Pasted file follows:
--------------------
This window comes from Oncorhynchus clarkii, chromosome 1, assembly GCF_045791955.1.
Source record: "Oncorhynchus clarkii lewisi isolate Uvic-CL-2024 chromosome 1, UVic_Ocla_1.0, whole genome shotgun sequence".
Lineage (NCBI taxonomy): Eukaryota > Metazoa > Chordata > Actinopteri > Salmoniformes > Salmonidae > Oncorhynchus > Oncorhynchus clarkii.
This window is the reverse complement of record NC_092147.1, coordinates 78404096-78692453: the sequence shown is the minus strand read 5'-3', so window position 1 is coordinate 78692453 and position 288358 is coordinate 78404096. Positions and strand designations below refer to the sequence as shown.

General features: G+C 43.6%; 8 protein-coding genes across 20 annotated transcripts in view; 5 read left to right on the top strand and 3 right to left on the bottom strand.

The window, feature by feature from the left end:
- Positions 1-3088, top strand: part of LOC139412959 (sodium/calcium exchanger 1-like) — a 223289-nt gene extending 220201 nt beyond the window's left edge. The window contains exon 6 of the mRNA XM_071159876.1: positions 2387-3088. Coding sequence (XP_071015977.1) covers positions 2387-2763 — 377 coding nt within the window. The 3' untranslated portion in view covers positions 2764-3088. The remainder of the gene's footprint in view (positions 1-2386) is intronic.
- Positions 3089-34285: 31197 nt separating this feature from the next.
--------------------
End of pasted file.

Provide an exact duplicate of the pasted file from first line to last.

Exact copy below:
This window comes from Oncorhynchus clarkii, chromosome 1, assembly GCF_045791955.1.
Source record: "Oncorhynchus clarkii lewisi isolate Uvic-CL-2024 chromosome 1, UVic_Ocla_1.0, whole genome shotgun sequence".
Lineage (NCBI taxonomy): Eukaryota > Metazoa > Chordata > Actinopteri > Salmoniformes > Salmonidae > Oncorhynchus > Oncorhynchus clarkii.
This window is the reverse complement of record NC_092147.1, coordinates 78404096-78692453: the sequence shown is the minus strand read 5'-3', so window position 1 is coordinate 78692453 and position 288358 is coordinate 78404096. Positions and strand designations below refer to the sequence as shown.

General features: G+C 43.6%; 8 protein-coding genes across 20 annotated transcripts in view; 5 read left to right on the top strand and 3 right to left on the bottom strand.

The window, feature by feature from the left end:
- Positions 1-3088, top strand: part of LOC139412959 (sodium/calcium exchanger 1-like) — a 223289-nt gene extending 220201 nt beyond the window's left edge. The window contains exon 6 of the mRNA XM_071159876.1: positions 2387-3088. Coding sequence (XP_071015977.1) covers positions 2387-2763 — 377 coding nt within the window. The 3' untranslated portion in view covers positions 2764-3088. The remainder of the gene's footprint in view (positions 1-2386) is intronic.
- Positions 3089-34285: 31197 nt separating this feature from the next.